It truly does damage to your soul when you share with people who aren't your safe people. In mere seconds, they can inflict so much unnecessary damage. This is a brilliant book for settling into your own skin, loving and accepting yourself and hugging your big ole shame monster and making him feel welcome at the dinner table.
I also believe that it is best to share slowly. Test the water. Then
"The first time someone shows themselves to you, believe them." Maya Angelou
Believe them. There is no reason not to and you have your own damn life to get back to living. Don't try to fix them and show them they are better than they see themselves. Thank them and move on. Don't get sidetracked on a new people cyclone from hell. Save your friendship for those, who over time, show their worthiness at being a friend.
"It's not about withholding. The withholding posture in any kind of relationship is just nasty and manipulative. Leave that for kidnappers and ransomers. Rather, incremental commitment is about being responsive to reality." page 150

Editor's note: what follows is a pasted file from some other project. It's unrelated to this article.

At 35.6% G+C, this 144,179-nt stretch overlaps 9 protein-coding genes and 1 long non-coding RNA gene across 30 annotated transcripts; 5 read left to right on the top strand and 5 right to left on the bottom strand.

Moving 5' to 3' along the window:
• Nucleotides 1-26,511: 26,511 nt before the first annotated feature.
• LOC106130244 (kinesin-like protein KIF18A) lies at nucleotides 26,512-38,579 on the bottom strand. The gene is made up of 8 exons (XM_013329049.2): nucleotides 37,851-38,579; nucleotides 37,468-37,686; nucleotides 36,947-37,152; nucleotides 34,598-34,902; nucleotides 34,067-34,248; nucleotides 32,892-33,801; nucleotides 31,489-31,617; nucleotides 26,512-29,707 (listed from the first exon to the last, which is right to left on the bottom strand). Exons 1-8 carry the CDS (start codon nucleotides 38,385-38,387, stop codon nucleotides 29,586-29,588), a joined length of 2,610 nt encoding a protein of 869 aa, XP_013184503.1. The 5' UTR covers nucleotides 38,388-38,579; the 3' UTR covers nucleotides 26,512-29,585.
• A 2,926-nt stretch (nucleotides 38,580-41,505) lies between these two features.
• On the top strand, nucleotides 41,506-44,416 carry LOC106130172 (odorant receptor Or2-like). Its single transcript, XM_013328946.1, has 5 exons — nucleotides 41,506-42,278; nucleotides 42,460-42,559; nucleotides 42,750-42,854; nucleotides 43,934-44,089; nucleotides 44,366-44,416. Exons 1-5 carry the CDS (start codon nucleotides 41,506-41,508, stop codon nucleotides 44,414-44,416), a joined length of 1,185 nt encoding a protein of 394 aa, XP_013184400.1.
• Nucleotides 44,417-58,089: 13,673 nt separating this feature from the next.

Paddle Your Own Canoe
Some of the best advise my dad ever gave me was to have the key to your own house. It seemed very cool and grown up when I moved into my own apartment and didn't have a roommate. I loved living by myself and like many who live on their own, I spent my time reading, puttering around, and watching tv. It was the most fabulous year and a half of my life. I could sit and read an entire book cover to cover under my covers in my pj's. I could watch back to back foreign films reading subtitles. I could eat mac & cheese as a whole, complete meal.
It has taken me two decades since then to really understand what my dad was trying to tell me. While not having a roommate is still very awesome for the same reasons as it was when I was 20, at 43 it means focus on my self.